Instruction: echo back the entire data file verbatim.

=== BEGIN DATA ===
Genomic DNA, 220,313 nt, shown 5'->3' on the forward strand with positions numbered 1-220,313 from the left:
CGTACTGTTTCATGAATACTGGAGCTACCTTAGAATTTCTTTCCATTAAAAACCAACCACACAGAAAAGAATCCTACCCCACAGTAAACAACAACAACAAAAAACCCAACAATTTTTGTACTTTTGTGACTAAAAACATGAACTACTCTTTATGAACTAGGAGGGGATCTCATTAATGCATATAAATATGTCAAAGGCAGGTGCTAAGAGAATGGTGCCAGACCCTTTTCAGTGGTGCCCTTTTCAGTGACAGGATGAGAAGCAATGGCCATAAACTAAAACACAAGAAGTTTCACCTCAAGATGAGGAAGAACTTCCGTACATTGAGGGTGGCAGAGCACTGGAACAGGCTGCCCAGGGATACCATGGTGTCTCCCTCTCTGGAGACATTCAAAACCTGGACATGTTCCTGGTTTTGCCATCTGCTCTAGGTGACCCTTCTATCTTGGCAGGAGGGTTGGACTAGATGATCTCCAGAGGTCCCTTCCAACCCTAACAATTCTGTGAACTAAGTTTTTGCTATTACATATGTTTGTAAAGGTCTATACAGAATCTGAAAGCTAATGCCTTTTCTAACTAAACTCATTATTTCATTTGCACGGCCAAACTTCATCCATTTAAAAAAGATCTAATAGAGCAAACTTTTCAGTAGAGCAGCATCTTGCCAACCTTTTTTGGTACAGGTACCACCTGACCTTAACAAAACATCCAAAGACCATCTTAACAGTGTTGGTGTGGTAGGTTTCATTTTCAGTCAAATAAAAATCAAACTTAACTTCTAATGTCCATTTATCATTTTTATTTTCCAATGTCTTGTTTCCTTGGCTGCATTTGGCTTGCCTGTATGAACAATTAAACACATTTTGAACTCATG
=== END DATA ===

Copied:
Genomic DNA, 220,313 nt, shown 5'->3' on the forward strand with positions numbered 1-220,313 from the left:
CGTACTGTTTCATGAATACTGGAGCTACCTTAGAATTTCTTTCCATTAAAAACCAACCACACAGAAAAGAATCCTACCCCACAGTAAACAACAACAACAAAAAACCCAACAATTTTTGTACTTTTGTGACTAAAAACATGAACTACTCTTTATGAACTAGGAGGGGATCTCATTAATGCATATAAATATGTCAAAGGCAGGTGCTAAGAGAATGGTGCCAGACCCTTTTCAGTGGTGCCCTTTTCAGTGACAGGATGAGAAGCAATGGCCATAAACTAAAACACAAGAAGTTTCACCTCAAGATGAGGAAGAACTTCCGTACATTGAGGGTGGCAGAGCACTGGAACAGGCTGCCCAGGGATACCATGGTGTCTCCCTCTCTGGAGACATTCAAAACCTGGACATGTTCCTGGTTTTGCCATCTGCTCTAGGTGACCCTTCTATCTTGGCAGGAGGGTTGGACTAGATGATCTCCAGAGGTCCCTTCCAACCCTAACAATTCTGTGAACTAAGTTTTTGCTATTACATATGTTTGTAAAGGTCTATACAGAATCTGAAAGCTAATGCCTTTTCTAACTAAACTCATTATTTCATTTGCACGGCCAAACTTCATCCATTTAAAAAAGATCTAATAGAGCAAACTTTTCAGTAGAGCAGCATCTTGCCAACCTTTTTTGGTACAGGTACCACCTGACCTTAACAAAACATCCAAAGACCATCTTAACAGTGTTGGTGTGGTAGGTTTCATTTTCAGTCAAATAAAAATCAAACTTAACTTCTAATGTCCATTTATCATTTTTATTTTCCAATGTCTTGTTTCCTTGGCTGCATTTGGCTTGCCTGTATGAACAATTAAACACATTTTGAACTCATG